Posted by: ushistoryfiles | April 23, 2010

Book Review – The Long Way Home

A couple of weeks ago I received a copy of The Long Way Home: An American Journey from Ellis Island to the Great War by David Laskin for review.  Having taught about both immigration and World War 1 in the American History class I was teaching at a local university I looked forward to reading Laskin’s book.

Laskin chronicles a little recognized aspect of America’s involvement in the Great War.  You see, during the First World War, nearly 20% of the soldiers that went war were foreign-born.  In history classes we talk about the Third Great Wave of immigration at the turn of the century.  We even discuss the different immigrant groups’ reaction to way breaking out in Europe.  But rarely do we acknowledge the large percentage of immigrants that fought in the US military in the war.  The long Way Home follows the stories of 11 individuals who came to the US as immigrants and left as soldiers to fight in the war.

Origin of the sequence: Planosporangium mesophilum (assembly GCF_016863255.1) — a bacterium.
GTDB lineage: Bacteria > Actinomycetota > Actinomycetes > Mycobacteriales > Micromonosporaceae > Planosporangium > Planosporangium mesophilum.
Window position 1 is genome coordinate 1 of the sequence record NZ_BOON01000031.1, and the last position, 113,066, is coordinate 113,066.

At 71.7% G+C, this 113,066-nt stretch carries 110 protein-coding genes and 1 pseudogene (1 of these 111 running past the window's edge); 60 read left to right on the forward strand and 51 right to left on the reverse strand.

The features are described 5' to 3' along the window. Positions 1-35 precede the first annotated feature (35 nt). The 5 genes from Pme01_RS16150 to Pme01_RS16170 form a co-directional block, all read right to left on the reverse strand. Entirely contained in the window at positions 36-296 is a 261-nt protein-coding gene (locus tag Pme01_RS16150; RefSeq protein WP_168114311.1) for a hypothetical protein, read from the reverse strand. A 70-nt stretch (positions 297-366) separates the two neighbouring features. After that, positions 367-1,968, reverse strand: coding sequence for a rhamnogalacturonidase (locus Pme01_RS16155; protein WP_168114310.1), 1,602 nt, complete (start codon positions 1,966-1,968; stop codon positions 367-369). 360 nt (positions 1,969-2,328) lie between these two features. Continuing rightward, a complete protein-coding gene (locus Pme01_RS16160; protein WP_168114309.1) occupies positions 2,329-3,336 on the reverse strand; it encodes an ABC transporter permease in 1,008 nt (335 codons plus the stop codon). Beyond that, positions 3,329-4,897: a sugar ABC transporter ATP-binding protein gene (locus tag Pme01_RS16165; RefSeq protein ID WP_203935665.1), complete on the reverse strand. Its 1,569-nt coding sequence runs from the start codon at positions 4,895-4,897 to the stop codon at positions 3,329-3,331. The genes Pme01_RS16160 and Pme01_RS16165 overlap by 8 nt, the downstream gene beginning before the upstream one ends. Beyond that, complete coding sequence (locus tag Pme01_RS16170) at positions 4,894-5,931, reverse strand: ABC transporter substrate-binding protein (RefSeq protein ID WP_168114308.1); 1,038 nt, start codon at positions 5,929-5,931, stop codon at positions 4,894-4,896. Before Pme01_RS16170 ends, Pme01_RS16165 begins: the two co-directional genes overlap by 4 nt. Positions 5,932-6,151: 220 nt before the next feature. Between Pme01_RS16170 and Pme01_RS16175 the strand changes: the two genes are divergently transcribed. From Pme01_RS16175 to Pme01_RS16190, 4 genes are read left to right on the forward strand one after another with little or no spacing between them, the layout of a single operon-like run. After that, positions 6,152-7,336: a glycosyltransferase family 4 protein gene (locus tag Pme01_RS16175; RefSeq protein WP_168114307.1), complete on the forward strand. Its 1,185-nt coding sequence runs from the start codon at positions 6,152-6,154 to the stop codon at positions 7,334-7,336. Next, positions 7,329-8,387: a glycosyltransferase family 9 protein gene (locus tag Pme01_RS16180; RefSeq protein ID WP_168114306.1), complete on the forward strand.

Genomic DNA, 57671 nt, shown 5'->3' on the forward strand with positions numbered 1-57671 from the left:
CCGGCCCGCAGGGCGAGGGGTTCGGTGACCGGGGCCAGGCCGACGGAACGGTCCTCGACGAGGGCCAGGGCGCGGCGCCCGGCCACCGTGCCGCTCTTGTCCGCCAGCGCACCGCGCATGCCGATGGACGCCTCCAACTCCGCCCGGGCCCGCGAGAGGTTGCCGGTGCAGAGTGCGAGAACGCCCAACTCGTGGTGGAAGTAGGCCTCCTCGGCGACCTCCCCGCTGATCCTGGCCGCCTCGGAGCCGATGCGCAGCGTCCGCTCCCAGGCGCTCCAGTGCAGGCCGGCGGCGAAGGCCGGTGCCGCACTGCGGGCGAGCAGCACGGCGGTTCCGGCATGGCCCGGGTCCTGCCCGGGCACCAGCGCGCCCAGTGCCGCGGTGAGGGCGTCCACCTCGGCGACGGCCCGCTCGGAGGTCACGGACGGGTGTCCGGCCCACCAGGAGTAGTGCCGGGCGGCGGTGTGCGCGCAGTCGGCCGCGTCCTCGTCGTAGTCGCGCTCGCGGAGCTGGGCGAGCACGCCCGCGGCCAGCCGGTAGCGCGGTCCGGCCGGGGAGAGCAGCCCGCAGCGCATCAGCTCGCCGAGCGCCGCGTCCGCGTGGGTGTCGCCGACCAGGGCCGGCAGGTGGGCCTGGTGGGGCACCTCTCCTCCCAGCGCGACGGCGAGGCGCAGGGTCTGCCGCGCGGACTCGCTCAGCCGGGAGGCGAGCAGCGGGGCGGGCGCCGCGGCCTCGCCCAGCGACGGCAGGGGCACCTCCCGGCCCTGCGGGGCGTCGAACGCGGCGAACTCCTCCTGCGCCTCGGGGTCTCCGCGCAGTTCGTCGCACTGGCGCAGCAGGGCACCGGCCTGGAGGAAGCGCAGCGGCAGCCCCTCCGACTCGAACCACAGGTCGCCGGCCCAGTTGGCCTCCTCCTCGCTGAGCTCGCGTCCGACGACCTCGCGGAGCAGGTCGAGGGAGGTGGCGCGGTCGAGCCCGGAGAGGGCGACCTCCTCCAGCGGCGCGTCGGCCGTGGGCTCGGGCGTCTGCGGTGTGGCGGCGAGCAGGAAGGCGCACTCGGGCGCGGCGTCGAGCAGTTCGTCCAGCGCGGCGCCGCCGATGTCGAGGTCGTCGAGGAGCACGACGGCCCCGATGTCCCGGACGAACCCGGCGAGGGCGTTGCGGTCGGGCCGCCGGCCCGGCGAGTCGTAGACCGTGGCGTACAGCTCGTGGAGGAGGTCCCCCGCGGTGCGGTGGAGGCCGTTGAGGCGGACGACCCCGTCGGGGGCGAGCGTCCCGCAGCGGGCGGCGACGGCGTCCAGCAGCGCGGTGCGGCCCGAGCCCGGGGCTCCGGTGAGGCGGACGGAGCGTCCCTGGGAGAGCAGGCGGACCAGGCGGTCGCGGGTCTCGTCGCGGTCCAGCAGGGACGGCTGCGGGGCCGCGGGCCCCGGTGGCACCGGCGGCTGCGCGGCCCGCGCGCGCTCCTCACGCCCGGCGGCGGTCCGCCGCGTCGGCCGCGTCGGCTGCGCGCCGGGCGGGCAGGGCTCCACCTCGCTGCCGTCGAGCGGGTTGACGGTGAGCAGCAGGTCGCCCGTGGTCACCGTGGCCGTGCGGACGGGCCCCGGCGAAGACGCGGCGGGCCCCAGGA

Our story begins with these 12 individuals (11 immigrants and 1 US-born of immigrant parents).  We are provided with a snapshot of who these folks are and why they are seeking a better life in the US.  The diversity of the individuals is evident right from the start.  They come from countries such as Italy, Poland, Russia, Ireland;  they are Jewish and Catholic and “other”.  Laskin’s descriptions of the immigrants’ experiences even before they leave their country helps relate the crazy atmosphere that existed at the docks and on the ships.  And then once they arrive, the hoops they needed to jump through to make it past the examiners at Ellis Island.   It makes one wonder how any made it in at all.

As the events in Europe begin hurdling the world toward what would be come known as World War One, Laskin relates the mixture of emotions plaguing the immigrant community.  Irish rooting against Britain because of Britain’s control of Ireland; Poles hoping for a free Poland; Jews wanting to fight for Germany against the Russian czar; a true mix of feelings and interest which was but a microcosm of the European picture as a whole.

It is against this backdrop that Laskin follows these 12 through the war.  Some of them survived the war and some of them did not.  However, each of their stories deserved to be told and David Laskin has done an outstanding job in telling them.  I highly recommend this book.

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